Benessere, resilienza e prosocialità: il loro intreccio in alcune trame familiari
- family relationships,
Copyright (c) 2022 Viviana De Angelis, Michele Lucivero, Luigi Sparapano
This work is licensed under a Creative Commons Attribution 4.0 International License.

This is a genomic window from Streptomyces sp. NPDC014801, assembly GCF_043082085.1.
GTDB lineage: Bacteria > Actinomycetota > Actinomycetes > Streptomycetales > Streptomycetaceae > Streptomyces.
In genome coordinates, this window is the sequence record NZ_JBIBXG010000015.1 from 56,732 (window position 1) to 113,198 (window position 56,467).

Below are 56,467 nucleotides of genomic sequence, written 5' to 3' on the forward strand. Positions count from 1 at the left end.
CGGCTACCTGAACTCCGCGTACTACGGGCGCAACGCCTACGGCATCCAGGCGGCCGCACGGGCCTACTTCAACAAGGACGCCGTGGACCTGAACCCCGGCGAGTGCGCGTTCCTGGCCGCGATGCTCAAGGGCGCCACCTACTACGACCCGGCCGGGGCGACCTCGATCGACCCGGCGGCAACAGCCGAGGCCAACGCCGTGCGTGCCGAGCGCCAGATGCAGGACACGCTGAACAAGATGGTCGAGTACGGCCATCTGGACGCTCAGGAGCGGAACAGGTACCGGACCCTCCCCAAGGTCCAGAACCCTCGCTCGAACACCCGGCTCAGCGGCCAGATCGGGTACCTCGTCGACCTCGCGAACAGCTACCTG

In the wake of the Covid-19 pandemic emergency, the world of education and training quickly came to the family’s side, designing and implementing new methods of teaching/learning/evaluation and educational support, including at a distance. Nevertheless, statistics reveal a worrying increase in the level of discomfort, incomprehension and frustration experienced in family relationships at the time of Covid. These critical issues have prompted the international pedagogical community to intensify theoretical and practical research on the family, creating new spaces for reflection and comparison of a multidisciplinary nature, to address the current historical moment. The aim of scholars is not limited to a critical reading of what is happening in family relationships and the effects that the pandemic is producing now and will produce in the future, but also aims to understand the deep reasons, hidden in the folds of existence, that can make some families particularly vulnerable compared to others. If, in fact, for some types of families and parental figures the health crisis seems to have had and still has particularly harsh and disorientating consequences, such as to overwhelm the intra-family relations that form and sustain the fabric of our society, for others the same has not been true. Alongside vulnerable families, there are, in fact, some positive family situations, which seem to be resisting the pandemic crisis and which do not show particularly obvious signs of collapse and/or implosion. Faced with this lack of homogeneity in their experiences, the question arises: what can affect the resilience and well-being of families, given the same socio-cultural and economic conditions, in crises such as the present one? To answer this question, we conducted a qualitative and quantitative exploration of 156 families on four continents – Europe, America, Asia and Africa – between 2020 and 2021. This paper therefore describes the investigative pilot, presenting for the first time the results obtained.